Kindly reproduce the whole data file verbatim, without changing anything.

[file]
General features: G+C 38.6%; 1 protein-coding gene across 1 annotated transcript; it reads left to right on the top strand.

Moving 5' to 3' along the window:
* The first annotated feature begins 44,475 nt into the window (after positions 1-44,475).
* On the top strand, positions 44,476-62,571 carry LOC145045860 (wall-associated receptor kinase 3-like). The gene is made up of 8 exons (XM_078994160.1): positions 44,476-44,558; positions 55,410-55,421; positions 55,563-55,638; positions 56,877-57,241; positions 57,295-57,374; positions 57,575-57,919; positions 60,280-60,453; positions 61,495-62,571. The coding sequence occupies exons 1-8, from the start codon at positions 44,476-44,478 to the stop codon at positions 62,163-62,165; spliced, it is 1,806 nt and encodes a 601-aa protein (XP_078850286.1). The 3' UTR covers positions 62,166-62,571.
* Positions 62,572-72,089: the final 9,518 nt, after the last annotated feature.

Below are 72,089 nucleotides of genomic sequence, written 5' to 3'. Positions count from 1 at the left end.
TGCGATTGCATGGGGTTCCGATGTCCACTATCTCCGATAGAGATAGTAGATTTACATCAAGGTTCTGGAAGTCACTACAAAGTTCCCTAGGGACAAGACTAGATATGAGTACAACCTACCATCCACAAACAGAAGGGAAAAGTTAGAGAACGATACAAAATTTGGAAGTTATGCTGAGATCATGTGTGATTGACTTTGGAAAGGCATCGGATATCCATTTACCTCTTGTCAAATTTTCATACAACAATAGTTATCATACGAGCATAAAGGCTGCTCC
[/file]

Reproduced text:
General features: G+C 38.6%; 1 protein-coding gene across 1 annotated transcript; it reads left to right on the top strand.

Moving 5' to 3' along the window:
* The first annotated feature begins 44,475 nt into the window (after positions 1-44,475).
* On the top strand, positions 44,476-62,571 carry LOC145045860 (wall-associated receptor kinase 3-like). The gene is made up of 8 exons (XM_078994160.1): positions 44,476-44,558; positions 55,410-55,421; positions 55,563-55,638; positions 56,877-57,241; positions 57,295-57,374; positions 57,575-57,919; positions 60,280-60,453; positions 61,495-62,571. The coding sequence occupies exons 1-8, from the start codon at positions 44,476-44,478 to the stop codon at positions 62,163-62,165; spliced, it is 1,806 nt and encodes a 601-aa protein (XP_078850286.1). The 3' UTR covers positions 62,166-62,571.
* Positions 62,572-72,089: the final 9,518 nt, after the last annotated feature.

Below are 72,089 nucleotides of genomic sequence, written 5' to 3'. Positions count from 1 at the left end.
TGCGATTGCATGGGGTTCCGATGTCCACTATCTCCGATAGAGATAGTAGATTTACATCAAGGTTCTGGAAGTCACTACAAAGTTCCCTAGGGACAAGACTAGATATGAGTACAACCTACCATCCACAAACAGAAGGGAAAAGTTAGAGAACGATACAAAATTTGGAAGTTATGCTGAGATCATGTGTGATTGACTTTGGAAAGGCATCGGATATCCATTTACCTCTTGTCAAATTTTCATACAACAATAGTTATCATACGAGCATAAAGGCTGCTCC